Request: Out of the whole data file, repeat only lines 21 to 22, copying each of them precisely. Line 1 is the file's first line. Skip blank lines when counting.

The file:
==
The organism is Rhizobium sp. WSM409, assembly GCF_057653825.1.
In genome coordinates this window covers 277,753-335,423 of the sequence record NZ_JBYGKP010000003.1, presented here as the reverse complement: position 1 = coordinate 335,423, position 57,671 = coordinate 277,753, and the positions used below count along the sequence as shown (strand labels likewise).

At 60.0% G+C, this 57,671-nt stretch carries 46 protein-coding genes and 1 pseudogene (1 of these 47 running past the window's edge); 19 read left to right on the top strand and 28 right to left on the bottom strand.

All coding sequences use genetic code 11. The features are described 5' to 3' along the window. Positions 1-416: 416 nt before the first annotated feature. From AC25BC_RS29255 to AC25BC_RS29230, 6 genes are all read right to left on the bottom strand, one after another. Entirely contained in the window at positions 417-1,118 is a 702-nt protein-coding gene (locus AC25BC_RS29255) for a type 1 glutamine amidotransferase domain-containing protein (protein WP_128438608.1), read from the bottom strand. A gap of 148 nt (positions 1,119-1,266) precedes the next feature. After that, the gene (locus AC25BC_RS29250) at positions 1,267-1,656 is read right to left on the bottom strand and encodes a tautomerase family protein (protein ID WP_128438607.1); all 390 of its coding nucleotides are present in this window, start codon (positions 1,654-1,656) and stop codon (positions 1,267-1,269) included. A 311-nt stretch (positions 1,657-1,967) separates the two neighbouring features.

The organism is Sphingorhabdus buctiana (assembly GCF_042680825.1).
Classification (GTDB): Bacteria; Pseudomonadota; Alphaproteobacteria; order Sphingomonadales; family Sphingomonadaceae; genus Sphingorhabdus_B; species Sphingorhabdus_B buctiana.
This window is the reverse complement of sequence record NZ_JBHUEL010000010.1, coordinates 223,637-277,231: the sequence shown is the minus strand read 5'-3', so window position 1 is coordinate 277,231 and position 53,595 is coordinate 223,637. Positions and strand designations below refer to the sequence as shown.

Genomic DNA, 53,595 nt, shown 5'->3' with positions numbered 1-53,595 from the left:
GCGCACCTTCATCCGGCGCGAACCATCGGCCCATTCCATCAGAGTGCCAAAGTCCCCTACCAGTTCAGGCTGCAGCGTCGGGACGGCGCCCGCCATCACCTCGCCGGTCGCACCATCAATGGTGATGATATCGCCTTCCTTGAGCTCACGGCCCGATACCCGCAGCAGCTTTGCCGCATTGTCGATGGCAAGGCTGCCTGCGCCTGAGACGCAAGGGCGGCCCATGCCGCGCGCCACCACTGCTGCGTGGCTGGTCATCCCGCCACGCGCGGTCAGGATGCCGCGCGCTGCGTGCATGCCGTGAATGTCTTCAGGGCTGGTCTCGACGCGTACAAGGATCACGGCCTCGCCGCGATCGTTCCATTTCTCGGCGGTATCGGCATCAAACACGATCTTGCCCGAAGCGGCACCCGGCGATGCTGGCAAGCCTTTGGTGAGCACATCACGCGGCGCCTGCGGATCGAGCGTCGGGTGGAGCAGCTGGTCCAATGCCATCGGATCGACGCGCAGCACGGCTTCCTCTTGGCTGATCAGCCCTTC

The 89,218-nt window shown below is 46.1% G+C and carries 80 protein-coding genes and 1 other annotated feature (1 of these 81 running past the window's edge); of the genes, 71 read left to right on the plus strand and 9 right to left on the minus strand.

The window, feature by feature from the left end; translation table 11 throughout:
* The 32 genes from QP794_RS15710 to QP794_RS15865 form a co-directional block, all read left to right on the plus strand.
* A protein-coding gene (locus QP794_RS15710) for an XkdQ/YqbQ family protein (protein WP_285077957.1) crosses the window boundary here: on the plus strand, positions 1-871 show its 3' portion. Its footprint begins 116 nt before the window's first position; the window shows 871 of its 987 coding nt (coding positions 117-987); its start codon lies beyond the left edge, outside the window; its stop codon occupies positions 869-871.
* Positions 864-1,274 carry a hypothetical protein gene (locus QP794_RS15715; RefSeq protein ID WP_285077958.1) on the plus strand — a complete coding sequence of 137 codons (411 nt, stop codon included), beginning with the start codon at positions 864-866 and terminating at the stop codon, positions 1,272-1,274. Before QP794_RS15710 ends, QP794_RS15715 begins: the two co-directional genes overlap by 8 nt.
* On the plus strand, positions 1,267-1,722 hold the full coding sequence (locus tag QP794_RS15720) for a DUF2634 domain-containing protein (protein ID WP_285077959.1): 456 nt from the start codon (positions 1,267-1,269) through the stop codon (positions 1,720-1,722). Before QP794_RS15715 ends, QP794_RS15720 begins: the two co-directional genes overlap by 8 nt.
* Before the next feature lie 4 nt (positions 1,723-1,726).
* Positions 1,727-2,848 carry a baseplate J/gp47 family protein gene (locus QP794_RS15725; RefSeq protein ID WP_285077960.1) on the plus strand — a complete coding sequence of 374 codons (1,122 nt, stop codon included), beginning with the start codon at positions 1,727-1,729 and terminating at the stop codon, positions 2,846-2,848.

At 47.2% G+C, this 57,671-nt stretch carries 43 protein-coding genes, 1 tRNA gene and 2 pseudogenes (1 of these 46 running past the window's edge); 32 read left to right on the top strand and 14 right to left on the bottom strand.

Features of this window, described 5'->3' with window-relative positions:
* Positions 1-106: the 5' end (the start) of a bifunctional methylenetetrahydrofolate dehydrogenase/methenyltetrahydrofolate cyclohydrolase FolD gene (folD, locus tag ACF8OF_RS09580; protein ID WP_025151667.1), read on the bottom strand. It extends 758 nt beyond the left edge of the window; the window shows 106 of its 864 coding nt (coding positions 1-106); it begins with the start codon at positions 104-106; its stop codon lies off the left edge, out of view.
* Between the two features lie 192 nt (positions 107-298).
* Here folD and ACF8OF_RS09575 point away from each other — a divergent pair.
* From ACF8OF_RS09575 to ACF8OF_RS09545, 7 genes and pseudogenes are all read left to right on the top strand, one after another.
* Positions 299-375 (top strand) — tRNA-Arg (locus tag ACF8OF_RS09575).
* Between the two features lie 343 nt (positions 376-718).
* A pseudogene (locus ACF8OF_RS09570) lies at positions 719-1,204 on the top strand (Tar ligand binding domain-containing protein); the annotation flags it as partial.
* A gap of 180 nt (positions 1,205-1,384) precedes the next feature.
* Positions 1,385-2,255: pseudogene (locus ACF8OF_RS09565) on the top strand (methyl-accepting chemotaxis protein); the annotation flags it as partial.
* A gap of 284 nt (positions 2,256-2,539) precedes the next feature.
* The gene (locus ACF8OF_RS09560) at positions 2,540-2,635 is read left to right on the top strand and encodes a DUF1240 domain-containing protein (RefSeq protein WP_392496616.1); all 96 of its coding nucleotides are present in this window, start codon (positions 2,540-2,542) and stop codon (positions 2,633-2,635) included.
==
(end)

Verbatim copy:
* Between the two features lie 192 nt (positions 107-298).
* Here folD and ACF8OF_RS09575 point away from each other — a divergent pair.